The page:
Barham A, Ibraheem R, Zyoud SH. Cardiac self-efficacy and quality of life in patients with coronary heart disease: a cross-sectional study from Palestine. BMC Cardiovasc Disord. 2019;19(1):290. [PubMed ID: 31835995]. [PubMed Central ID: PMC6909462]. https://doi.org/10.1186/s12872-019-01281-7.

  • 10.

    Clark AM, Reid ME, Morrison CE, Capewell S, Murdoch DL, McMurray JJ. The complex nature of informal care in home-based heart failure management. J Adv Nurs. 2008;61(4):373-83. [PubMed ID: 18234035]. https://doi.org/10.1111/j.1365-2648.2007.04527.x.

  • 11.

    Borzou R, Bayat Z, Salvati M, Soltanian AR, Homayounfar S. [A comparison of Individual and Peer Educational Methods on Quality of life in patients with heart failure]. Iran J Med Educ. 2014;14(9):767-76. Persian.

  • 12.

    Kamrani F, Nikkhah S, Borhani F, Jalali M, Shahsavari S, Nirumand-Zandi K. [The effect of patient education and nurse-led telephone follow-up (telenursing) on adherence to treatment in patients with acute coronary syndrome]. Cardiovasc Nurs J. 2015;4(3):16-24. Persian.

  • 13.

    Heydari A, Ziaee ES, Ebrahimzade S. [The Frequency of Rehospitalization and Its Contributing Factors in Patient with Cardiovascular Diseases Hospitalized in Selected Hospitals in Mashhad In 2010]. Intern Med Today. 2011;17(2):65-71. Persian.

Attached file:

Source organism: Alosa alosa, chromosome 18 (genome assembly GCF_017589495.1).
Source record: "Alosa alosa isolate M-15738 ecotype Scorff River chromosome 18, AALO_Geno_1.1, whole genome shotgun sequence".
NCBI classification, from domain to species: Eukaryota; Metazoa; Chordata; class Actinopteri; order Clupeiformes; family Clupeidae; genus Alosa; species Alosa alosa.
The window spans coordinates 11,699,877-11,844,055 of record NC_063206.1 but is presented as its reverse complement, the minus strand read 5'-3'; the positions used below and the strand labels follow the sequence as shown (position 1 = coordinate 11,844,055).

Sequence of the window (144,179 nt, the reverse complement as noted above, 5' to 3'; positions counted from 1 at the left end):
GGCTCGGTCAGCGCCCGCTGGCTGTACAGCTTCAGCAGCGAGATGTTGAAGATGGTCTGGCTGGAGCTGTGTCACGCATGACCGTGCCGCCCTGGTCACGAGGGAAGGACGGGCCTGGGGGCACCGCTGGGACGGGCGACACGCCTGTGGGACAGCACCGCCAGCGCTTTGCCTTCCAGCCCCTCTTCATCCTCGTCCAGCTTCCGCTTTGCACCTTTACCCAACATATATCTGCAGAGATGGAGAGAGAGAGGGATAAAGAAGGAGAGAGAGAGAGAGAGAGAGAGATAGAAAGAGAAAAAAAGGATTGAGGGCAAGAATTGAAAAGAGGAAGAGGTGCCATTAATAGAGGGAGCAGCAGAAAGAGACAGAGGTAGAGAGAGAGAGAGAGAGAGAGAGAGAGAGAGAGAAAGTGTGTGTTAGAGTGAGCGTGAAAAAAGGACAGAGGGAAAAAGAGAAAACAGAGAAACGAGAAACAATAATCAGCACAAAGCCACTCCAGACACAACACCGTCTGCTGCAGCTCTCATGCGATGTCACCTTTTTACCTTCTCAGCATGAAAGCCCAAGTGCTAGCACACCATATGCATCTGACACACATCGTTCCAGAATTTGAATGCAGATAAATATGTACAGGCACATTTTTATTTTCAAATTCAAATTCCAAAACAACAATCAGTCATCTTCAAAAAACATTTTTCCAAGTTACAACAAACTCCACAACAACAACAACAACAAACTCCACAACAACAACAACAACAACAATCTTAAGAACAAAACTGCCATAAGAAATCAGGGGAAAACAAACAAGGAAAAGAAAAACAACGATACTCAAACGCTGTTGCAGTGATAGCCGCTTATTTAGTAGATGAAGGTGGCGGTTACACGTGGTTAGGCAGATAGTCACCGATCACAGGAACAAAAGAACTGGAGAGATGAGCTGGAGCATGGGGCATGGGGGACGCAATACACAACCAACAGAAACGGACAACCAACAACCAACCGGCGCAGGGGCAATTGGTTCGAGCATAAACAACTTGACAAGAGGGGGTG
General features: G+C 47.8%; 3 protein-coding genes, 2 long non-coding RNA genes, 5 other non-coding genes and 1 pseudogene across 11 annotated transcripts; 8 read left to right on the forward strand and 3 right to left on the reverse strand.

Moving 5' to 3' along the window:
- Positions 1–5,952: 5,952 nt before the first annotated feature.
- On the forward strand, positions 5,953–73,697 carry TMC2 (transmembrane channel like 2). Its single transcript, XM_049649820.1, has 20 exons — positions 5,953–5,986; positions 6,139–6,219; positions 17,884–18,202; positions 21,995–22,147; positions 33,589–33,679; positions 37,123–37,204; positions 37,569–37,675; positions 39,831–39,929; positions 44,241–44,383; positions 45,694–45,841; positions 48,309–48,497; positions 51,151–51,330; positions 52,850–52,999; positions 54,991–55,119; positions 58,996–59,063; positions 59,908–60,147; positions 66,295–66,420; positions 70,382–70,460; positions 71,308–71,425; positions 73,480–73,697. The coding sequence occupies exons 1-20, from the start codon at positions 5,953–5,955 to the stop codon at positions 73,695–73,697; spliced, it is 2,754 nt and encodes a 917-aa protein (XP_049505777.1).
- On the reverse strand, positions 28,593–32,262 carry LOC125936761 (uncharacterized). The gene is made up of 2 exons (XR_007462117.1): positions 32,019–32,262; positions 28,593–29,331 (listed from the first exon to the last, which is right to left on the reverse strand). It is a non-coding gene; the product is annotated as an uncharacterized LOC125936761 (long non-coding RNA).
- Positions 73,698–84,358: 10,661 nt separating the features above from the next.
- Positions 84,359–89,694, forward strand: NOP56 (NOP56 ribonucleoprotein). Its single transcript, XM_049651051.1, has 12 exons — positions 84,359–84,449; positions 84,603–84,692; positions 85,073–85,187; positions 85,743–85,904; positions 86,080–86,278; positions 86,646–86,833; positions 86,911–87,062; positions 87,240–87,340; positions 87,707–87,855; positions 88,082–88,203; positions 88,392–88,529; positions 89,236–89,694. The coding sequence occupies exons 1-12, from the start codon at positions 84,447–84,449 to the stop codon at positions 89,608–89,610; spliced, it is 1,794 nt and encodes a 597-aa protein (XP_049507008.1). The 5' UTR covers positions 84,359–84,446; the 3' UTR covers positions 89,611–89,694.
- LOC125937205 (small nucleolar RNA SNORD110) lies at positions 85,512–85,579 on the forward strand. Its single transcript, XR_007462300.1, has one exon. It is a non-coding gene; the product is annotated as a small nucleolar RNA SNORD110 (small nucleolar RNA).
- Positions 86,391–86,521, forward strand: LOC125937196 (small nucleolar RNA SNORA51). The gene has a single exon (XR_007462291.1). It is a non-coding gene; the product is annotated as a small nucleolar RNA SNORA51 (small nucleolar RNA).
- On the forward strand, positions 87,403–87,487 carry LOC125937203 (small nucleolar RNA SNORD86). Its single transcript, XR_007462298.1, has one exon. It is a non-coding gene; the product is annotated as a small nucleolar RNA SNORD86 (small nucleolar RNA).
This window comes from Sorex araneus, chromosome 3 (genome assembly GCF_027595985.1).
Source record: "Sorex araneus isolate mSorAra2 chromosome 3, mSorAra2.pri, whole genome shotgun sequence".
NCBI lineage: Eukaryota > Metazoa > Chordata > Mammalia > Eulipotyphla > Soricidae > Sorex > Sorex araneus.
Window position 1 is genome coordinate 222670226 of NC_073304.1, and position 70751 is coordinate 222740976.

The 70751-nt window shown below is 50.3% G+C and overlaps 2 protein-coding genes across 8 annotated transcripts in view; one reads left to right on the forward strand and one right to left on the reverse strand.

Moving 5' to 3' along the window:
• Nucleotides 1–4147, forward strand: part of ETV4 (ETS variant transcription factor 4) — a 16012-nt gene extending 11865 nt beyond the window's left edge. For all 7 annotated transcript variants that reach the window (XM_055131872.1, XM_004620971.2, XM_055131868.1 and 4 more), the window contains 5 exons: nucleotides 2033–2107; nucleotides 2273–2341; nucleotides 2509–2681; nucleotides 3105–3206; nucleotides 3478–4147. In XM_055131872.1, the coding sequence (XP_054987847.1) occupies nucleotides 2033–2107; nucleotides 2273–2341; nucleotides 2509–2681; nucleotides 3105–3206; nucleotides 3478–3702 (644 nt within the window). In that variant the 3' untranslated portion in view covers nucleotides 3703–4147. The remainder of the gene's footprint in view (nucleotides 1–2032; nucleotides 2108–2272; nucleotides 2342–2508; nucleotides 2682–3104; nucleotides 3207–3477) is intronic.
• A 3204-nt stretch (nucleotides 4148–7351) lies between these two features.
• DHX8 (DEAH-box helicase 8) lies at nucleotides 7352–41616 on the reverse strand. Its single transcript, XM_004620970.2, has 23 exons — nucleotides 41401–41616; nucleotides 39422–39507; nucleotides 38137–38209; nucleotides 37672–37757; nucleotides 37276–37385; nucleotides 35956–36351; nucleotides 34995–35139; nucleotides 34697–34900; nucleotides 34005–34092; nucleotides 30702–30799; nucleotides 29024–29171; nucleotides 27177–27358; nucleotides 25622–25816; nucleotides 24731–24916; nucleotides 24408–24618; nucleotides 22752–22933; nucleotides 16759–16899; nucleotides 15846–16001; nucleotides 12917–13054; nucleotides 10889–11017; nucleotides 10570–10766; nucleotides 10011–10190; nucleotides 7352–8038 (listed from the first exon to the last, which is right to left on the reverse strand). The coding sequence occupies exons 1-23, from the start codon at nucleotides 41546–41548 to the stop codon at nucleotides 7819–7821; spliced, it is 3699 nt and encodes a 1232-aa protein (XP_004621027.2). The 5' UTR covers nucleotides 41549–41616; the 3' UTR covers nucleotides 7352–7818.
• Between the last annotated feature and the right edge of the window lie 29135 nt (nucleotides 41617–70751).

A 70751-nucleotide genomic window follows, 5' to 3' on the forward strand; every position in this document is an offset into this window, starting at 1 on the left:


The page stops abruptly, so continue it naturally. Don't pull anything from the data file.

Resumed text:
• 14.

    Falahinia G, Ghanbari Azarm Z, Soltanian AR, Maghsoudi Z, Oshvandi K. [Comparing the Effect of the Patient Education with or without Participation of Family on Adherence to Treatment Regimen in Patients with Chronic Heart Failure]. Avicenna J Nurs Midwifery Care. 2018;26(4):267-74. Persian. https://doi.org/10.30699/sjhnmf.26.4.267.

  • 15.

    Peyman N, Zadehahmad Z, Doosti H. [The effect of education based on self-efficacy theory on self-care behaviors in patients with heart failure in Shahid Modarres Hospital in Kashmar]. J Health Field. 2018;5(4):1-7. Persian.

  • 16.

    Aslani S, Nasrollah S, Nasrabadi T. Effect of Empowerment on Self-Efficacy of Patients with Ischemic Heart Disease (A Clinical Trial Study). Med Surg Nurs J. 2019;8(1). e91449. https://doi.org/10.5812/msnj.91449.

  • 17.

    Gallagher BD, Moise N, Haerizadeh M, Ye S, Medina V, Kronish IM. Telemonitoring Adherence to Medications in Heart Failure Patients (TEAM-HF): A Pilot Randomized Clinical Trial. J Card Fail. 2017;23(4):345-9. [PubMed ID: 27818309]. [PubMed Central ID: PMC5380538]. https://doi.org/10.1016/j.cardfail.2016.11.001.

  • 18.

    Dunbar SB, Clark PC, Reilly CM, Gary RA, Smith A, McCarty F, et al. A trial of family partnership and education interventions in heart failure. J Card Fail. 2013;19(12):829-41. [PubMed ID: 24331203]. [PubMed Central ID: PMC3869235]. https://doi.org/10.1016/j.cardfail.2013.10.007.